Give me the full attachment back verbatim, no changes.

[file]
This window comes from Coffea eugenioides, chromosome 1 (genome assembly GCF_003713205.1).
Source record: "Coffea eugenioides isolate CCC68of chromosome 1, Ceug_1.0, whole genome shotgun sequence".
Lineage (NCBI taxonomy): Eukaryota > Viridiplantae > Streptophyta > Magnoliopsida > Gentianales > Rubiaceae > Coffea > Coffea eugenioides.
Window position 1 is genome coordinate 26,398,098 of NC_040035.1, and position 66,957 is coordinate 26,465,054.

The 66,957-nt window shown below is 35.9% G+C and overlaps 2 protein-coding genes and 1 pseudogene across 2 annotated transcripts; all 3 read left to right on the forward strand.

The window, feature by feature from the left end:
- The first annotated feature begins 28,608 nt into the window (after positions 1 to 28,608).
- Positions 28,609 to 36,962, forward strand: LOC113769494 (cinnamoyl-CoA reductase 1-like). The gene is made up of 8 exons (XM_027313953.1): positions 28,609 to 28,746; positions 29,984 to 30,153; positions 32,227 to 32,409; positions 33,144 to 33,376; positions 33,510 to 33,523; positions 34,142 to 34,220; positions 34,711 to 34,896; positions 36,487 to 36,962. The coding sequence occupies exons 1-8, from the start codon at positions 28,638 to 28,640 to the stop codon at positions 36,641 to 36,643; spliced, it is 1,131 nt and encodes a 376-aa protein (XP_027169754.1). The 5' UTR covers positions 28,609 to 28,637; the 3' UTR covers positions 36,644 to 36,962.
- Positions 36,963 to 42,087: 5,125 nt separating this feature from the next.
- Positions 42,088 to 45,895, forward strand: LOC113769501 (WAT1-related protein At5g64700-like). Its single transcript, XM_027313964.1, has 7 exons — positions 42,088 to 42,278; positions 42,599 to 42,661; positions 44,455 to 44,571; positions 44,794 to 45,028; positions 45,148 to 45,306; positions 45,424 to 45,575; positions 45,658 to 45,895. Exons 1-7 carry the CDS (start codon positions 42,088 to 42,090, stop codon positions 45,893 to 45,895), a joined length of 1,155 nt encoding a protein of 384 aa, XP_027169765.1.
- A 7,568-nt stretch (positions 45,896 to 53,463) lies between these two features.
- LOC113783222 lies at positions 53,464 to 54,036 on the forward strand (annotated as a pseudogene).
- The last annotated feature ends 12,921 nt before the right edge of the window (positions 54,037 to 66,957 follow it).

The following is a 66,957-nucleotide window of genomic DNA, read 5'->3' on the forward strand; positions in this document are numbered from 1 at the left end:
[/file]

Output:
This window comes from Coffea eugenioides, chromosome 1 (genome assembly GCF_003713205.1).
Source record: "Coffea eugenioides isolate CCC68of chromosome 1, Ceug_1.0, whole genome shotgun sequence".
Lineage (NCBI taxonomy): Eukaryota > Viridiplantae > Streptophyta > Magnoliopsida > Gentianales > Rubiaceae > Coffea > Coffea eugenioides.
Window position 1 is genome coordinate 26,398,098 of NC_040035.1, and position 66,957 is coordinate 26,465,054.

The 66,957-nt window shown below is 35.9% G+C and overlaps 2 protein-coding genes and 1 pseudogene across 2 annotated transcripts; all 3 read left to right on the forward strand.

The window, feature by feature from the left end:
- The first annotated feature begins 28,608 nt into the window (after positions 1 to 28,608).
- Positions 28,609 to 36,962, forward strand: LOC113769494 (cinnamoyl-CoA reductase 1-like). The gene is made up of 8 exons (XM_027313953.1): positions 28,609 to 28,746; positions 29,984 to 30,153; positions 32,227 to 32,409; positions 33,144 to 33,376; positions 33,510 to 33,523; positions 34,142 to 34,220; positions 34,711 to 34,896; positions 36,487 to 36,962. The coding sequence occupies exons 1-8, from the start codon at positions 28,638 to 28,640 to the stop codon at positions 36,641 to 36,643; spliced, it is 1,131 nt and encodes a 376-aa protein (XP_027169754.1). The 5' UTR covers positions 28,609 to 28,637; the 3' UTR covers positions 36,644 to 36,962.
- Positions 36,963 to 42,087: 5,125 nt separating this feature from the next.
- Positions 42,088 to 45,895, forward strand: LOC113769501 (WAT1-related protein At5g64700-like). Its single transcript, XM_027313964.1, has 7 exons — positions 42,088 to 42,278; positions 42,599 to 42,661; positions 44,455 to 44,571; positions 44,794 to 45,028; positions 45,148 to 45,306; positions 45,424 to 45,575; positions 45,658 to 45,895. Exons 1-7 carry the CDS (start codon positions 42,088 to 42,090, stop codon positions 45,893 to 45,895), a joined length of 1,155 nt encoding a protein of 384 aa, XP_027169765.1.
- A 7,568-nt stretch (positions 45,896 to 53,463) lies between these two features.
- LOC113783222 lies at positions 53,464 to 54,036 on the forward strand (annotated as a pseudogene).
- The last annotated feature ends 12,921 nt before the right edge of the window (positions 54,037 to 66,957 follow it).

The following is a 66,957-nucleotide window of genomic DNA, read 5'->3' on the forward strand; positions in this document are numbered from 1 at the left end: